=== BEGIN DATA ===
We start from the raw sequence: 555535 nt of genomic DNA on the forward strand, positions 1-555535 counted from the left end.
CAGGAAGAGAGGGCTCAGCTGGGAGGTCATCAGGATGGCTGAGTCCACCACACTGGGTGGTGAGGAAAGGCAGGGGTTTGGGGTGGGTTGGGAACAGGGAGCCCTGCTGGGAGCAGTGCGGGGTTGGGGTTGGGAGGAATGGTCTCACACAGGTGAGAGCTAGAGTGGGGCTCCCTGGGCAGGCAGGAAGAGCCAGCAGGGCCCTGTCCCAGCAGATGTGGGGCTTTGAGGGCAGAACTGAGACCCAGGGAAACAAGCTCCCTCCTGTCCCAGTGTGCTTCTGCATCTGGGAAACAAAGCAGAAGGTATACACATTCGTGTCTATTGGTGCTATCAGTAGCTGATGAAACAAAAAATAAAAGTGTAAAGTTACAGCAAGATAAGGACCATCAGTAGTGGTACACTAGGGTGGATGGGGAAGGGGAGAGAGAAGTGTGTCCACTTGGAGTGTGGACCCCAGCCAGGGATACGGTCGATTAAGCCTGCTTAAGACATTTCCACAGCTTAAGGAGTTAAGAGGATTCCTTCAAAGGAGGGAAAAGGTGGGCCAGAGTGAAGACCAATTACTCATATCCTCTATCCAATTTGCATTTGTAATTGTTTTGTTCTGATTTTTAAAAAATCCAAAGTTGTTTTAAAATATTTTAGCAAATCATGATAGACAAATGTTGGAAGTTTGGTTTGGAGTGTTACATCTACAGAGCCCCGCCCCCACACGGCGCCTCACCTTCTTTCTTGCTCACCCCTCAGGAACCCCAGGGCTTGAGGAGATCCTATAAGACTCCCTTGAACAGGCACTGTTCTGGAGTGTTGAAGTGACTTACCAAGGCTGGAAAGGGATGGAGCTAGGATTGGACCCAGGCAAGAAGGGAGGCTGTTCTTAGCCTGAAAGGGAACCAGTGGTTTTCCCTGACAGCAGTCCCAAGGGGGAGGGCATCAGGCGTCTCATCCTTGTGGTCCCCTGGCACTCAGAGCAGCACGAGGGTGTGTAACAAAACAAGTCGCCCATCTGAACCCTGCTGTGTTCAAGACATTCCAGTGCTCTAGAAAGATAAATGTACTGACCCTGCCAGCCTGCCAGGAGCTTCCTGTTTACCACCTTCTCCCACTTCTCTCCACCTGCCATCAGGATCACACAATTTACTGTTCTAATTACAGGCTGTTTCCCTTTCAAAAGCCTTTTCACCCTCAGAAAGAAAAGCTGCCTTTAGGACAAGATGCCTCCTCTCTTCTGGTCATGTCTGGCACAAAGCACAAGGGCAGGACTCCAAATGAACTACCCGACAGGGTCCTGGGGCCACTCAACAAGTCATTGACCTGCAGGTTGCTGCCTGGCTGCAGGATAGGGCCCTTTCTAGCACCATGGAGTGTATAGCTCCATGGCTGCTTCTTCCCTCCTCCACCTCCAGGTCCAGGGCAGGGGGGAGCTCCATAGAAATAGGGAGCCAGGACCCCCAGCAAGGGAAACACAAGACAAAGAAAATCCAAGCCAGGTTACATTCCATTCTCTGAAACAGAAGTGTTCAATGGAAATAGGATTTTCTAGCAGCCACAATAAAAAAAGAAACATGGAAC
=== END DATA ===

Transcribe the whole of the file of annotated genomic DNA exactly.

We start from the raw sequence: 555535 nt of genomic DNA on the forward strand, positions 1-555535 counted from the left end.
CAGGAAGAGAGGGCTCAGCTGGGAGGTCATCAGGATGGCTGAGTCCACCACACTGGGTGGTGAGGAAAGGCAGGGGTTTGGGGTGGGTTGGGAACAGGGAGCCCTGCTGGGAGCAGTGCGGGGTTGGGGTTGGGAGGAATGGTCTCACACAGGTGAGAGCTAGAGTGGGGCTCCCTGGGCAGGCAGGAAGAGCCAGCAGGGCCCTGTCCCAGCAGATGTGGGGCTTTGAGGGCAGAACTGAGACCCAGGGAAACAAGCTCCCTCCTGTCCCAGTGTGCTTCTGCATCTGGGAAACAAAGCAGAAGGTATACACATTCGTGTCTATTGGTGCTATCAGTAGCTGATGAAACAAAAAATAAAAGTGTAAAGTTACAGCAAGATAAGGACCATCAGTAGTGGTACACTAGGGTGGATGGGGAAGGGGAGAGAGAAGTGTGTCCACTTGGAGTGTGGACCCCAGCCAGGGATACGGTCGATTAAGCCTGCTTAAGACATTTCCACAGCTTAAGGAGTTAAGAGGATTCCTTCAAAGGAGGGAAAAGGTGGGCCAGAGTGAAGACCAATTACTCATATCCTCTATCCAATTTGCATTTGTAATTGTTTTGTTCTGATTTTTAAAAAATCCAAAGTTGTTTTAAAATATTTTAGCAAATCATGATAGACAAATGTTGGAAGTTTGGTTTGGAGTGTTACATCTACAGAGCCCCGCCCCCACACGGCGCCTCACCTTCTTTCTTGCTCACCCCTCAGGAACCCCAGGGCTTGAGGAGATCCTATAAGACTCCCTTGAACAGGCACTGTTCTGGAGTGTTGAAGTGACTTACCAAGGCTGGAAAGGGATGGAGCTAGGATTGGACCCAGGCAAGAAGGGAGGCTGTTCTTAGCCTGAAAGGGAACCAGTGGTTTTCCCTGACAGCAGTCCCAAGGGGGAGGGCATCAGGCGTCTCATCCTTGTGGTCCCCTGGCACTCAGAGCAGCACGAGGGTGTGTAACAAAACAAGTCGCCCATCTGAACCCTGCTGTGTTCAAGACATTCCAGTGCTCTAGAAAGATAAATGTACTGACCCTGCCAGCCTGCCAGGAGCTTCCTGTTTACCACCTTCTCCCACTTCTCTCCACCTGCCATCAGGATCACACAATTTACTGTTCTAATTACAGGCTGTTTCCCTTTCAAAAGCCTTTTCACCCTCAGAAAGAAAAGCTGCCTTTAGGACAAGATGCCTCCTCTCTTCTGGTCATGTCTGGCACAAAGCACAAGGGCAGGACTCCAAATGAACTACCCGACAGGGTCCTGGGGCCACTCAACAAGTCATTGACCTGCAGGTTGCTGCCTGGCTGCAGGATAGGGCCCTTTCTAGCACCATGGAGTGTATAGCTCCATGGCTGCTTCTTCCCTCCTCCACCTCCAGGTCCAGGGCAGGGGGGAGCTCCATAGAAATAGGGAGCCAGGACCCCCAGCAAGGGAAACACAAGACAAAGAAAATCCAAGCCAGGTTACATTCCATTCTCTGAAACAGAAGTGTTCAATGGAAATAGGATTTTCTAGCAGCCACAATAAAAAAAGAAACATGGAAC